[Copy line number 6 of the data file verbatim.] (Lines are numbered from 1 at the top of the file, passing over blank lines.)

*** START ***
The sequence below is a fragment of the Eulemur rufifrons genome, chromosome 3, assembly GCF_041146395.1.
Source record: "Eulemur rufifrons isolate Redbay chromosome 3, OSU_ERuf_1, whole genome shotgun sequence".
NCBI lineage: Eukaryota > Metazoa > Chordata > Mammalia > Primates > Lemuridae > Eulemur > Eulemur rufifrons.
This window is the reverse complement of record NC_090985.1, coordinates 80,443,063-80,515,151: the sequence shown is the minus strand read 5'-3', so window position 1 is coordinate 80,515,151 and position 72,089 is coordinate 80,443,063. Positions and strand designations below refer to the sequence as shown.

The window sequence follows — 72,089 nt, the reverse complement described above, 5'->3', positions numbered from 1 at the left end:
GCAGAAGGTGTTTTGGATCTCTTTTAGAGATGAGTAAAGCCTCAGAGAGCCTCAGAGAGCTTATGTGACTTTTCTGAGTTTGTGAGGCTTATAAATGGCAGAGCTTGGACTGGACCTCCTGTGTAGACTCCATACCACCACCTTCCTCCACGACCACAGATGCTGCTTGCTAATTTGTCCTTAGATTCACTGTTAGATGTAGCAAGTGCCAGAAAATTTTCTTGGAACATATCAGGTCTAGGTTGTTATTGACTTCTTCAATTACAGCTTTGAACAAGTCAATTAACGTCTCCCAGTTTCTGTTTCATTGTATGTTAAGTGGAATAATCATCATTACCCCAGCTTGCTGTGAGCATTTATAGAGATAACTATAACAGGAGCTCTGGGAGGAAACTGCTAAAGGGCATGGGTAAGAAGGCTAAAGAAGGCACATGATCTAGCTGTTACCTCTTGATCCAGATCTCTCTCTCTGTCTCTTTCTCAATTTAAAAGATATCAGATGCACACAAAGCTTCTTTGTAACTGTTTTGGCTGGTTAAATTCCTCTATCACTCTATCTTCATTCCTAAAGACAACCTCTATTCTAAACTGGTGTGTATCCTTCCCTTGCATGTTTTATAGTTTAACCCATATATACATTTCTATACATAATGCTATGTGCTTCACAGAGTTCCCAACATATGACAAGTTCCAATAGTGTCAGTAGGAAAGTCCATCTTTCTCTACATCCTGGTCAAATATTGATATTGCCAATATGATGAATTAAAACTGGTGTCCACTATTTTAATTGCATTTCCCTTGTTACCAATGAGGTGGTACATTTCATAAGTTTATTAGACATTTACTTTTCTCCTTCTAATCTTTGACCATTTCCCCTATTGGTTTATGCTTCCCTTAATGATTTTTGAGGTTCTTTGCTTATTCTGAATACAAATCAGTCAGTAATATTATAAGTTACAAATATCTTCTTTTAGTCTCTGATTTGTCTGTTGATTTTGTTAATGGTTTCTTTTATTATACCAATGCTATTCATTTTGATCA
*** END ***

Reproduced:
GCAGAAGGTGTTTTGGATCTCTTTTAGAGATGAGTAAAGCCTCAGAGAGCCTCAGAGAGCTTATGTGACTTTTCTGAGTTTGTGAGGCTTATAAATGGCAGAGCTTGGACTGGACCTCCTGTGTAGACTCCATACCACCACCTTCCTCCACGACCACAGATGCTGCTTGCTAATTTGTCCTTAGATTCACTGTTAGATGTAGCAAGTGCCAGAAAATTTTCTTGGAACATATCAGGTCTAGGTTGTTATTGACTTCTTCAATTACAGCTTTGAACAAGTCAATTAACGTCTCCCAGTTTCTGTTTCATTGTATGTTAAGTGGAATAATCATCATTACCCCAGCTTGCTGTGAGCATTTATAGAGATAACTATAACAGGAGCTCTGGGAGGAAACTGCTAAAGGGCATGGGTAAGAAGGCTAAAGAAGGCACATGATCTAGCTGTTACCTCTTGATCCAGATCTCTCTCTCTGTCTCTTTCTCAATTTAAAAGATATCAGATGCACACAAAGCTTCTTTGTAACTGTTTTGGCTGGTTAAATTCCTCTATCACTCTATCTTCATTCCTAAAGACAACCTCTATTCTAAACTGGTGTGTATCCTTCCCTTGCATGTTTTATAGTTTAACCCATATATACATTTCTATACATAATGCTATGTGCTTCACAGAGTTCCCAACATATGACAAGTTCCAATAGTGTCAGTAGGAAAGTCCATCTTTCTCTACATCCTGGTCAAATATTGATATTGCCAATATGATGAATTAAAACTGGTGTCCACTATTTTAATTGCATTTCCCTTGTTACCAATGAGGTGGTACATTTCATAAGTTTATTAGACATTTACTTTTCTCCTTCTAATCTTTGACCATTTCCCCTATTGGTTTATGCTTCCCTTAATGATTTTTGAGGTTCTTTGCTTATTCTGAATACAAATCAGTCAGTAATATTATAAGTTACAAATATCTTCTTTTAGTCTCTGATTTGTCTGTTGATTTTGTTAATGGTTTCTTTTATTATACCAATGCTATTCATTTTGATCA